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Monday, January 7, 2013

South Korean firms cite Philippines as a “good production base”


Korea, one of Asia’s economic giants, said the Philippines is becoming a good production base.
”For Korea’s small and medium enterprises (SMES), the Philippines is the emerging overseas investment area,” the Korean Economic Daily (KED), a publication owned by a syndication of conglomerates that include Samsung, Hyundai, SK and LG said in an article.
The Philippines is an attractive investment location because of its lower labor cost of only US$ 300 per month which is half the wage compared to China and of better infrastructures like roads and power compared to Vietnam, Philippine Trade and Investment Center (PITC) Seoul Commercial Counselor Nicanor Bautista said quoting the article.
Bautista said Mr. Chang of the Korean Chamber of Commerce and Industry in the Philippines (KCCIP) reported that there were increasing investment inquiries from Korean SMEs during the last quarter of 2012.
”There were more than 20 Korean SMEs with plant operations in China which had an exploratory mission in the Philippines in November last year,” Bautista quoted the KCCPI representative said.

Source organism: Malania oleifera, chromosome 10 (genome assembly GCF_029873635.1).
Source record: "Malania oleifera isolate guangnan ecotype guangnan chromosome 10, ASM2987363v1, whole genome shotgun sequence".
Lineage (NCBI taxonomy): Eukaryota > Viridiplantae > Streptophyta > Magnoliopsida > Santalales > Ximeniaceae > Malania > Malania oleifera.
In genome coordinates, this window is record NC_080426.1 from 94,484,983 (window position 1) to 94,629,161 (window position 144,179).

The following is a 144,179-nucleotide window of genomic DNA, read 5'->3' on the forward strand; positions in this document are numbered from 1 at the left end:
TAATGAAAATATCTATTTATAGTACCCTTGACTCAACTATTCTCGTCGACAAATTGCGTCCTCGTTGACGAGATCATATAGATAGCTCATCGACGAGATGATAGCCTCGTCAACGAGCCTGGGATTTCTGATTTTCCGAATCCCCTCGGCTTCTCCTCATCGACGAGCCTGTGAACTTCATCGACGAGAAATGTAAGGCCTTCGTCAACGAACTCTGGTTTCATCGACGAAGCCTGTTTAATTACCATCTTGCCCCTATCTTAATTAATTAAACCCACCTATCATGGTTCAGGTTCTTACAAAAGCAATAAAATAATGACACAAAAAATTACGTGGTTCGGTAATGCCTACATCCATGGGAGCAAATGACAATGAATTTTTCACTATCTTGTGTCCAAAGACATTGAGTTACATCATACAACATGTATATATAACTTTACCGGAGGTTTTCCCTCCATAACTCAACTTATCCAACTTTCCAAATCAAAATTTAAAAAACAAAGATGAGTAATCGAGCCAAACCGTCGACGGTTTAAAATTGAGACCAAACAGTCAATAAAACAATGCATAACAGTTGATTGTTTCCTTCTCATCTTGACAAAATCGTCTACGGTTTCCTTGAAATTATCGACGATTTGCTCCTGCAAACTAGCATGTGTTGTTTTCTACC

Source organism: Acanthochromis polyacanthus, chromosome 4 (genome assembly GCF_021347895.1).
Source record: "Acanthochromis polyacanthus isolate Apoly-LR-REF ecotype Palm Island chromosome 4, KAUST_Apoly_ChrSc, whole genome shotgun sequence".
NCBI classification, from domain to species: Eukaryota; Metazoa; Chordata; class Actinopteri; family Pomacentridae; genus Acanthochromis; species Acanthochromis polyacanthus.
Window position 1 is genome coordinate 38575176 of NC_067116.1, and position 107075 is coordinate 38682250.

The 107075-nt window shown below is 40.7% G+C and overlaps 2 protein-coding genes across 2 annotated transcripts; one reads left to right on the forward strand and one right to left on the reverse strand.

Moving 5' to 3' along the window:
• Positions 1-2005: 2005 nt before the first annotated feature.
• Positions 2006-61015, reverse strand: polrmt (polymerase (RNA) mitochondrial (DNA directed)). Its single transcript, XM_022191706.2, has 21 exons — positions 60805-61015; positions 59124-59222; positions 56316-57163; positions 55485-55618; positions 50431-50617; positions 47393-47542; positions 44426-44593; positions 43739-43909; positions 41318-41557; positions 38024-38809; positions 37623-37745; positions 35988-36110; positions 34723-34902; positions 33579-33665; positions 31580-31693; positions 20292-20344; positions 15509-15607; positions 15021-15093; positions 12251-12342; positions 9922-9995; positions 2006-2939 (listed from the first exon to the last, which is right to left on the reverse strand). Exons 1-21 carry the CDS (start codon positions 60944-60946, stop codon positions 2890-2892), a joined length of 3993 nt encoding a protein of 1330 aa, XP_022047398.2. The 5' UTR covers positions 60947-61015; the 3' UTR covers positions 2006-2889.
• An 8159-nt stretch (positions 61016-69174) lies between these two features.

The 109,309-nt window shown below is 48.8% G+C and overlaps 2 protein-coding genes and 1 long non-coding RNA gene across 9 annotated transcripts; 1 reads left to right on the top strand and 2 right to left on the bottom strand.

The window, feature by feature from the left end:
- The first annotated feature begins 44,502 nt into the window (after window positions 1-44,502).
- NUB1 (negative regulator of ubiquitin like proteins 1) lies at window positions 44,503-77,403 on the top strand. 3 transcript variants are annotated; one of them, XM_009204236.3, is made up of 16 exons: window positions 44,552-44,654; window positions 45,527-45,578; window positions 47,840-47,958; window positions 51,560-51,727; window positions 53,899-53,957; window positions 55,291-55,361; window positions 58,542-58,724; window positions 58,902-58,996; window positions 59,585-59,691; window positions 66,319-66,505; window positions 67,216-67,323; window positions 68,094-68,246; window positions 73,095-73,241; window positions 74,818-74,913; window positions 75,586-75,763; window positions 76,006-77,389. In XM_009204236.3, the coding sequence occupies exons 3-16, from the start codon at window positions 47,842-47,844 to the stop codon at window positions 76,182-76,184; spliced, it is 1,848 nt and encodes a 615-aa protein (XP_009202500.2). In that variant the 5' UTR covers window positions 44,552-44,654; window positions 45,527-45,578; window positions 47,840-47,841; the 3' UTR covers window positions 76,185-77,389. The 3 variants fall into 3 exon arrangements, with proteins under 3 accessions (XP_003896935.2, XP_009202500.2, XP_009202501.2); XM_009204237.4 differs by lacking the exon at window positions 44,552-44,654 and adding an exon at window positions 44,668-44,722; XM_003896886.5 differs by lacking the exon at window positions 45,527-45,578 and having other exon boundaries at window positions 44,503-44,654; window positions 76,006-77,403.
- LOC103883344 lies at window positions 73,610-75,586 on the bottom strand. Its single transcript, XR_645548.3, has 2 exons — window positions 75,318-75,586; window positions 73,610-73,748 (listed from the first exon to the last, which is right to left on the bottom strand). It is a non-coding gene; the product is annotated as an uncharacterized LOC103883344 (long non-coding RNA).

He said that most of these SMEs have plants in China and believed that because of language, infrastructure, religion and cost uncompetitiveness, “China is fast losing its attractiveness to foreign investments.”
Meanwhile, based on the Korea Export Import Bank report, establishment of Korean companies in the country continued to grow with 69 in 2009, 74 in 2010 and 82 in 2011. In the first quarter of 2012, the number of new companies increased to 22 from 19. Among these new companies were Nurian International (garments) and two other electronics companies.
On the other hand, Exim Bank data cited in the article, said that the number of Korean SMEs in China has decreased from 634 in 2011 to 533 in the third quarter of 2012. A researcher from Korea’s SME institute said that the labor intensive companies are no longer considering investing in China.
”They are looking to ASEAN countries such as the Philippines as possible alternative locations for their expansion. China is now considered as a market and no longer as production base,” the researcher was quoted in the article.
(Story courtesy of the Philippine News Agency)

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